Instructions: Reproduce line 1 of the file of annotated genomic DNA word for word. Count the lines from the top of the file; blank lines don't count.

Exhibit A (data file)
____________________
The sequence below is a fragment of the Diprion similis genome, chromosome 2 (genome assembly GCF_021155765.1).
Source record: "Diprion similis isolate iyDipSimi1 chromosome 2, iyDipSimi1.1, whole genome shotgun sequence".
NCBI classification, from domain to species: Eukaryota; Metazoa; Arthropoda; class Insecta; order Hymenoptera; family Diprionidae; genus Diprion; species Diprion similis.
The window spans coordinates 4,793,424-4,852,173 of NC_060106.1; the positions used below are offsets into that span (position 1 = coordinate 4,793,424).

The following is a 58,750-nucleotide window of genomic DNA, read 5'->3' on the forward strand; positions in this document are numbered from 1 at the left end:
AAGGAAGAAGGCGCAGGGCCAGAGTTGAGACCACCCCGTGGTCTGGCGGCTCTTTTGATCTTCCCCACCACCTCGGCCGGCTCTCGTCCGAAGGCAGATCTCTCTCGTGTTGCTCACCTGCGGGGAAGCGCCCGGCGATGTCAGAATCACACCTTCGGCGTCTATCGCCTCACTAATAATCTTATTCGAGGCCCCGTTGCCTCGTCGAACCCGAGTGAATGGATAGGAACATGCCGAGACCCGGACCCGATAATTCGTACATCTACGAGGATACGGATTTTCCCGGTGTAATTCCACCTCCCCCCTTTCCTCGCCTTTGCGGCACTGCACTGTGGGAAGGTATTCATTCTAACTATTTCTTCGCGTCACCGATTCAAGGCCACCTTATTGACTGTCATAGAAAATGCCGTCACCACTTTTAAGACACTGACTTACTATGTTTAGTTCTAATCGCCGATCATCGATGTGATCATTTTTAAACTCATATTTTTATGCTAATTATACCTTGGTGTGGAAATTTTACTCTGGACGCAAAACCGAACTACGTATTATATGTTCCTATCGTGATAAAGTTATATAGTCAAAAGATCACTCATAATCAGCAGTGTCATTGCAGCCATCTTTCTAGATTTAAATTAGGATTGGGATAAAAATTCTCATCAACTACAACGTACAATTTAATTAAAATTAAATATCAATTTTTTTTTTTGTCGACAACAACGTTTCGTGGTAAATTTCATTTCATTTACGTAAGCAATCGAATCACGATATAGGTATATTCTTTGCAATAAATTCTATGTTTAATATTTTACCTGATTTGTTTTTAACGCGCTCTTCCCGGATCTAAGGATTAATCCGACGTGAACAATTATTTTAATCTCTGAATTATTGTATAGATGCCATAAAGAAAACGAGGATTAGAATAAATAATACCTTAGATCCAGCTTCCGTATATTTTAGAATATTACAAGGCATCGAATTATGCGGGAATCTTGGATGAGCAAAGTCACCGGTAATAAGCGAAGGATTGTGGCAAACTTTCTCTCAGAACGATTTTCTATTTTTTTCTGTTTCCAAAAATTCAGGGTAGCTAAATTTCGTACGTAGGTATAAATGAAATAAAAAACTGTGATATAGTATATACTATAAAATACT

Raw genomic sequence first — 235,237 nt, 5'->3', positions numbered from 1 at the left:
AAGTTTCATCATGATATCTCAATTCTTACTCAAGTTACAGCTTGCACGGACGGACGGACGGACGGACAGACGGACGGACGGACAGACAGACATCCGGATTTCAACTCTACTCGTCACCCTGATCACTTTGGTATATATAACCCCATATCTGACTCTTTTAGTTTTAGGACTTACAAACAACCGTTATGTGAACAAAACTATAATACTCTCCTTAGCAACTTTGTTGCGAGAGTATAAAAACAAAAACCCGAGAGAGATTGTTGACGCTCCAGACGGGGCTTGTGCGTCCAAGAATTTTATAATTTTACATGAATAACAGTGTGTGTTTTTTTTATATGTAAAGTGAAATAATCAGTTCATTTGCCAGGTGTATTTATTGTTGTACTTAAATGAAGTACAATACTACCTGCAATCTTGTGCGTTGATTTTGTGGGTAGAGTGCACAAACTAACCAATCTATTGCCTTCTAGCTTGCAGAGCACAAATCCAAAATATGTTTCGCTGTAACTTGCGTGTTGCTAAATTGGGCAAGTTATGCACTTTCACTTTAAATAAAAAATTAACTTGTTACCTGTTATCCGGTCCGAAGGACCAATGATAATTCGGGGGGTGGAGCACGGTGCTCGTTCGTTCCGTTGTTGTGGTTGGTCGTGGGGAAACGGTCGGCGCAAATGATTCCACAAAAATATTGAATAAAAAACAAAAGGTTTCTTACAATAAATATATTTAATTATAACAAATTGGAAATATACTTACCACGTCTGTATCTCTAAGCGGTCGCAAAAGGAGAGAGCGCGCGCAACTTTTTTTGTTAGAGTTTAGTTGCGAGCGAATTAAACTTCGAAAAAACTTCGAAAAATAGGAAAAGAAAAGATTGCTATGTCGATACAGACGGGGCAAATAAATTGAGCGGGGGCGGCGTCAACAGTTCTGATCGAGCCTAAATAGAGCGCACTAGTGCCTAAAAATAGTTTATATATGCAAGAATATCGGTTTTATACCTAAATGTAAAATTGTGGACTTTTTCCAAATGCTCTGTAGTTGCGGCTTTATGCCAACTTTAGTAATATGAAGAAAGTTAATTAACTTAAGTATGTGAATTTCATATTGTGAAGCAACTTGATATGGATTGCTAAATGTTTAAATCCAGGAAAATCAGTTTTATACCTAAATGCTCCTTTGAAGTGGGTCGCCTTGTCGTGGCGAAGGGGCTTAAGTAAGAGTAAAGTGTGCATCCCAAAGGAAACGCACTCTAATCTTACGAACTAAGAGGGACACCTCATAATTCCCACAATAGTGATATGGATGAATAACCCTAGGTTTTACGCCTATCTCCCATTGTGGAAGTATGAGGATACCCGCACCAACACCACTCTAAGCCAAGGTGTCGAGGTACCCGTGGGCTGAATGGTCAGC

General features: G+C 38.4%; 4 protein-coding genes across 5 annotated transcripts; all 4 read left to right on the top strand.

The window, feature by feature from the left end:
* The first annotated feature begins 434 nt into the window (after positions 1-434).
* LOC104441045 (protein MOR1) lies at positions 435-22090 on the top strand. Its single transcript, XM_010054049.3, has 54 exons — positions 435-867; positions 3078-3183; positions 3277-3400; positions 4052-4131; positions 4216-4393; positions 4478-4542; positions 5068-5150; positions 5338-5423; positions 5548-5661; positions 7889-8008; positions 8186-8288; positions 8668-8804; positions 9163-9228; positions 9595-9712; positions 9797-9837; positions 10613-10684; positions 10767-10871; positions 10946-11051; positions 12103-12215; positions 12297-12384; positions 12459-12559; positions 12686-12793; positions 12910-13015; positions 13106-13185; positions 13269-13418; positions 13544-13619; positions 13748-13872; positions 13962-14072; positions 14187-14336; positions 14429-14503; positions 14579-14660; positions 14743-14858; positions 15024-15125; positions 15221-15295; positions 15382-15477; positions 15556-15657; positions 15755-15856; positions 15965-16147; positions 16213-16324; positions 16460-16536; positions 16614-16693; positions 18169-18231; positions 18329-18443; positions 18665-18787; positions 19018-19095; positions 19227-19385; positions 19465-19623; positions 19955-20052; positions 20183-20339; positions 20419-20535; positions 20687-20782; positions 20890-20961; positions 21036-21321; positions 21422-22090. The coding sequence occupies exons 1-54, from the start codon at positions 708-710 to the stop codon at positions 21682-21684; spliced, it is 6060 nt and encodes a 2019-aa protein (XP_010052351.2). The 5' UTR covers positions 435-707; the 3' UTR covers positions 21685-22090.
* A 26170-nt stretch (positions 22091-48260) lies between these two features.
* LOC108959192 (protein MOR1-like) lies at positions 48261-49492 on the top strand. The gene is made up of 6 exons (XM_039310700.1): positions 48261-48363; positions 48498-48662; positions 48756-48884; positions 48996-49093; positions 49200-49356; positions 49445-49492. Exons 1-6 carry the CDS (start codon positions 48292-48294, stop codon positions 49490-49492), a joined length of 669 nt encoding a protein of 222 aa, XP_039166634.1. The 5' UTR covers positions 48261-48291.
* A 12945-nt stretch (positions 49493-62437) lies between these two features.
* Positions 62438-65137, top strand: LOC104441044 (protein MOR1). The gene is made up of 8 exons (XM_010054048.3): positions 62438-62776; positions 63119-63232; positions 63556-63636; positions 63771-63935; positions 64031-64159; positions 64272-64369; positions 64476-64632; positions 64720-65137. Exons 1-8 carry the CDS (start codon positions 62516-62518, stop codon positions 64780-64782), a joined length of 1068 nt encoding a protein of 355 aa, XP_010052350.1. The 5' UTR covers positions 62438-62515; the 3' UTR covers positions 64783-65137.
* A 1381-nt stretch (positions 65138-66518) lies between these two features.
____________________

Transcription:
The sequence below is a fragment of the Diprion similis genome, chromosome 2 (genome assembly GCF_021155765.1).